Many people are familiar with the literary works of Tolkien: The Hobbit and the three-volume novel The Lord of the Rings. Tolkien's faith in the Lord is evident in his written works and this biography explains in detail how imagination and faith gave fold to his novels and life experiences.
The reading of this biography is simple and is a good base introduction to Tolkien's life. It is short and does not take long to read, but is a good overview of his life and works. Horne is forward in expressing that Tolkien longed to write the type of stories that would stand with people and become a type of fluid literature, lasting through ages and generations. Horne does well to discuss how Tolkien wrote in a manner that reflected the beauty and grace of the Lord and resonated the same with the readers. It is evident in the works of Tolkien where encouragement is received from friends such as C.S. Lewis to bring his imagination and ideas to fruition. Tolkien's downfall is a constant strive for perfection, which caused him to hesitate to bring any of his writings or ideas to publication without the encouragement and push of others.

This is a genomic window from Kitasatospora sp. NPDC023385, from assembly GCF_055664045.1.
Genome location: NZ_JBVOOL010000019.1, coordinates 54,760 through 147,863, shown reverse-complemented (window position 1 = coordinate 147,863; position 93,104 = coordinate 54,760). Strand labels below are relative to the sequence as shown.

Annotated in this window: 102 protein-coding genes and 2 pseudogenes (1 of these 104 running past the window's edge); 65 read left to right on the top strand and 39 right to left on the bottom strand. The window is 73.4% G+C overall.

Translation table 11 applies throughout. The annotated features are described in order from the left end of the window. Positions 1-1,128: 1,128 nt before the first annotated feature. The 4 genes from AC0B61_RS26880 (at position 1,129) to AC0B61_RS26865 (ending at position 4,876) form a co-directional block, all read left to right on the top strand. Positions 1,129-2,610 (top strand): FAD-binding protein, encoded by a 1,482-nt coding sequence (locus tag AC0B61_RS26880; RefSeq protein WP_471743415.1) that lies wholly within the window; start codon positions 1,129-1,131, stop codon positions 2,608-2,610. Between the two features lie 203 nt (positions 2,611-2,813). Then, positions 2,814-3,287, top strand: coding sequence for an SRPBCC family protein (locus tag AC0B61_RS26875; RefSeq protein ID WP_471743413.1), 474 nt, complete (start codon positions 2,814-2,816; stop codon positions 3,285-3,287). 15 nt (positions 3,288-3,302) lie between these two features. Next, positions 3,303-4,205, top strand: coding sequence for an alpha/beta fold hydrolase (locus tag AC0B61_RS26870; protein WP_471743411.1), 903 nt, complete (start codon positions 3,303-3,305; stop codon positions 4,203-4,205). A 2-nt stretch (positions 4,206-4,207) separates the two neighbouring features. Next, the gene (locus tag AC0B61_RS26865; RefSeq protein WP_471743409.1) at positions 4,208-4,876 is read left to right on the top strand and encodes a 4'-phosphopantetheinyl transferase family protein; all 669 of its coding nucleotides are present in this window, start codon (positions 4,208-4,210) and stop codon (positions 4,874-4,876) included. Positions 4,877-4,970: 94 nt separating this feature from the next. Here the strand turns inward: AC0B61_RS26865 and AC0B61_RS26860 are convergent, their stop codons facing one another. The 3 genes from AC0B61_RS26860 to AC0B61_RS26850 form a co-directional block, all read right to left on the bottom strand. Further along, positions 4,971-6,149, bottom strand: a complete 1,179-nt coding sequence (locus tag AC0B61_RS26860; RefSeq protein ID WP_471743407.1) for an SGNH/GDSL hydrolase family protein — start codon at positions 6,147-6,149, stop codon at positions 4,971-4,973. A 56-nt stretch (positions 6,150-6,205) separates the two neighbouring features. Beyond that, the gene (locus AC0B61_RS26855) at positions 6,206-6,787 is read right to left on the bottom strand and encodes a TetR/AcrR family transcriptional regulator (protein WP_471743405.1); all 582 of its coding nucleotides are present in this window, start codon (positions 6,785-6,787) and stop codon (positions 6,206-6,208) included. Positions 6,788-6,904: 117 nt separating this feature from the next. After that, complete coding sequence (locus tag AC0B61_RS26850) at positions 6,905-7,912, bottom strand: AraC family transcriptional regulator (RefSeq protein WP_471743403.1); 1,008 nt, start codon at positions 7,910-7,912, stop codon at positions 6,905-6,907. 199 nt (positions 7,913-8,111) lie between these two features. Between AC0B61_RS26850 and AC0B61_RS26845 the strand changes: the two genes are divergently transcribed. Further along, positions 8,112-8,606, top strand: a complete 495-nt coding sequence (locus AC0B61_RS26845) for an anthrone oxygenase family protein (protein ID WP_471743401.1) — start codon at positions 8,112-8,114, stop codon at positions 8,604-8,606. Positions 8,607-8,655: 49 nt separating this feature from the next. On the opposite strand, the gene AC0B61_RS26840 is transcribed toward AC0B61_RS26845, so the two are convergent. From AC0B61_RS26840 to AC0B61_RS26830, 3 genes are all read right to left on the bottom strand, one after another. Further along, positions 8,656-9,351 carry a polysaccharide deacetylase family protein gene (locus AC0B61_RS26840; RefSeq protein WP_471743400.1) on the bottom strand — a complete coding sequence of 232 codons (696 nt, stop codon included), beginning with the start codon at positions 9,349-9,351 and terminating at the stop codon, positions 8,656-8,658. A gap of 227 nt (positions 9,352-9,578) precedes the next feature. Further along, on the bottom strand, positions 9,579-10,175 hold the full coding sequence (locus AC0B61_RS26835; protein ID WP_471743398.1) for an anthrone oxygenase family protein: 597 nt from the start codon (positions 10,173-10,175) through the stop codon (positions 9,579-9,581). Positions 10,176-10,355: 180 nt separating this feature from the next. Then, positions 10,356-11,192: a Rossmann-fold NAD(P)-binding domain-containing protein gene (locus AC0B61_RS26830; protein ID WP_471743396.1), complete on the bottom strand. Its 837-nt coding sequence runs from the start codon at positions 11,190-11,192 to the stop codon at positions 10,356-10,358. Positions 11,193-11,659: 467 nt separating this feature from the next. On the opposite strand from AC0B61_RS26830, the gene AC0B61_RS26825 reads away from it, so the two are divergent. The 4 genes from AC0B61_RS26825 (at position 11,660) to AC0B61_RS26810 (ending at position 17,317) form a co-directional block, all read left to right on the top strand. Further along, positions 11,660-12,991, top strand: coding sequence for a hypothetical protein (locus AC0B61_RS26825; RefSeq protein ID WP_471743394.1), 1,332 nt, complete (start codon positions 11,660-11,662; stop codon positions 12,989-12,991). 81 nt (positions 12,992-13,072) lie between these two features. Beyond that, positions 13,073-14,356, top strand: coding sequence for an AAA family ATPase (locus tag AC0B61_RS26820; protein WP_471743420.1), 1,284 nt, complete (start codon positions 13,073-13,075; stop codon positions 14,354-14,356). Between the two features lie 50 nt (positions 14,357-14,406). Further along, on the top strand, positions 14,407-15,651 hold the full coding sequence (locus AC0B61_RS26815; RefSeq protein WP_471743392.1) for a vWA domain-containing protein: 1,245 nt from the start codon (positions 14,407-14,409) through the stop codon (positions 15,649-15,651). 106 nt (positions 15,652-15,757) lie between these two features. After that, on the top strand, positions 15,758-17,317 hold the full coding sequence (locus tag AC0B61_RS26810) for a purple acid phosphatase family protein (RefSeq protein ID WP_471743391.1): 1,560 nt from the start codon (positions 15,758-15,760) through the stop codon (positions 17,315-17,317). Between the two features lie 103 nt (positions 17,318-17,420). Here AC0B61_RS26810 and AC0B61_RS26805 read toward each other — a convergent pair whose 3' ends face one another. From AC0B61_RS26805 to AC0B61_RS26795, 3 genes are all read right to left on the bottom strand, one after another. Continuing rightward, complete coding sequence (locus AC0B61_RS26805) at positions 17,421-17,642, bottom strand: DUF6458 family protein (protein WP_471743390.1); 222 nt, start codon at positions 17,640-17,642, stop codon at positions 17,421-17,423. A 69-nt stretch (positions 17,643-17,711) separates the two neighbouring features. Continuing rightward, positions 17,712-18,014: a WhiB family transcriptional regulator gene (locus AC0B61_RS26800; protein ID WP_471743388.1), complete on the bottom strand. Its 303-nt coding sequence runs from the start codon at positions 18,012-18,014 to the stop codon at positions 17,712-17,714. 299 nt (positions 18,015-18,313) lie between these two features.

While we are exposed as readers to the writing genius of Tolkien, we also are exposed to the more light-hearted man he was in life. Stories of Tolkien's youth and engagement in what some would consider to be reckless or lawless pursuits are made known. The reader, in this short publication, is brought to a front row seat int he events of Tolkien's life, from childhood and youthful exploits to written wonders.